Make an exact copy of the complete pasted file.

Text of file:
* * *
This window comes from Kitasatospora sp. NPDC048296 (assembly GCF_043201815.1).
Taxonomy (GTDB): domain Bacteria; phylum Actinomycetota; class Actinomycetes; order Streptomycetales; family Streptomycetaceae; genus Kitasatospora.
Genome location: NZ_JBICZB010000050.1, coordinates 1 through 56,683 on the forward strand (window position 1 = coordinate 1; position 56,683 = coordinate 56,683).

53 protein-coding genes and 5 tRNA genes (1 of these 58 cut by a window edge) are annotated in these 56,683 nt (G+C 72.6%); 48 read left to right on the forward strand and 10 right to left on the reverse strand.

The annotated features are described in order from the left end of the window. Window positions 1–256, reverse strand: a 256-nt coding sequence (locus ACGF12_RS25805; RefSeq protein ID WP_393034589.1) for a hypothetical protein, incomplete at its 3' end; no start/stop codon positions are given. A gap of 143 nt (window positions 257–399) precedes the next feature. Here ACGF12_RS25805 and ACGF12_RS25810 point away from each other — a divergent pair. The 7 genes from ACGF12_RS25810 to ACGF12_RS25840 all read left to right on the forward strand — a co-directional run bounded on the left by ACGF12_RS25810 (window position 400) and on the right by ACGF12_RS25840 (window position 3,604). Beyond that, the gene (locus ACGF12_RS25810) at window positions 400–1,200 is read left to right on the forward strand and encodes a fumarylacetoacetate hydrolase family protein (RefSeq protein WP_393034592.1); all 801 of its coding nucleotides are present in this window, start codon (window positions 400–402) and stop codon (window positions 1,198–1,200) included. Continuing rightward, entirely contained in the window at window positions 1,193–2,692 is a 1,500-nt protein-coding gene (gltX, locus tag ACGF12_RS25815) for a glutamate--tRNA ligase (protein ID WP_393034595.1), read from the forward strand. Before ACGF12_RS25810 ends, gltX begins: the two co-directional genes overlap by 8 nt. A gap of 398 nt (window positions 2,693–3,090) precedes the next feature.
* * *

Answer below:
This window comes from Kitasatospora sp. NPDC048296 (assembly GCF_043201815.1).
Taxonomy (GTDB): domain Bacteria; phylum Actinomycetota; class Actinomycetes; order Streptomycetales; family Streptomycetaceae; genus Kitasatospora.
Genome location: NZ_JBICZB010000050.1, coordinates 1 through 56,683 on the forward strand (window position 1 = coordinate 1; position 56,683 = coordinate 56,683).

53 protein-coding genes and 5 tRNA genes (1 of these 58 cut by a window edge) are annotated in these 56,683 nt (G+C 72.6%); 48 read left to right on the forward strand and 10 right to left on the reverse strand.

The annotated features are described in order from the left end of the window. Window positions 1–256, reverse strand: a 256-nt coding sequence (locus ACGF12_RS25805; RefSeq protein ID WP_393034589.1) for a hypothetical protein, incomplete at its 3' end; no start/stop codon positions are given. A gap of 143 nt (window positions 257–399) precedes the next feature. Here ACGF12_RS25805 and ACGF12_RS25810 point away from each other — a divergent pair. The 7 genes from ACGF12_RS25810 to ACGF12_RS25840 all read left to right on the forward strand — a co-directional run bounded on the left by ACGF12_RS25810 (window position 400) and on the right by ACGF12_RS25840 (window position 3,604). Beyond that, the gene (locus ACGF12_RS25810) at window positions 400–1,200 is read left to right on the forward strand and encodes a fumarylacetoacetate hydrolase family protein (RefSeq protein WP_393034592.1); all 801 of its coding nucleotides are present in this window, start codon (window positions 400–402) and stop codon (window positions 1,198–1,200) included. Continuing rightward, entirely contained in the window at window positions 1,193–2,692 is a 1,500-nt protein-coding gene (gltX, locus tag ACGF12_RS25815) for a glutamate--tRNA ligase (protein ID WP_393034595.1), read from the forward strand. Before ACGF12_RS25810 ends, gltX begins: the two co-directional genes overlap by 8 nt. A gap of 398 nt (window positions 2,693–3,090) precedes the next feature.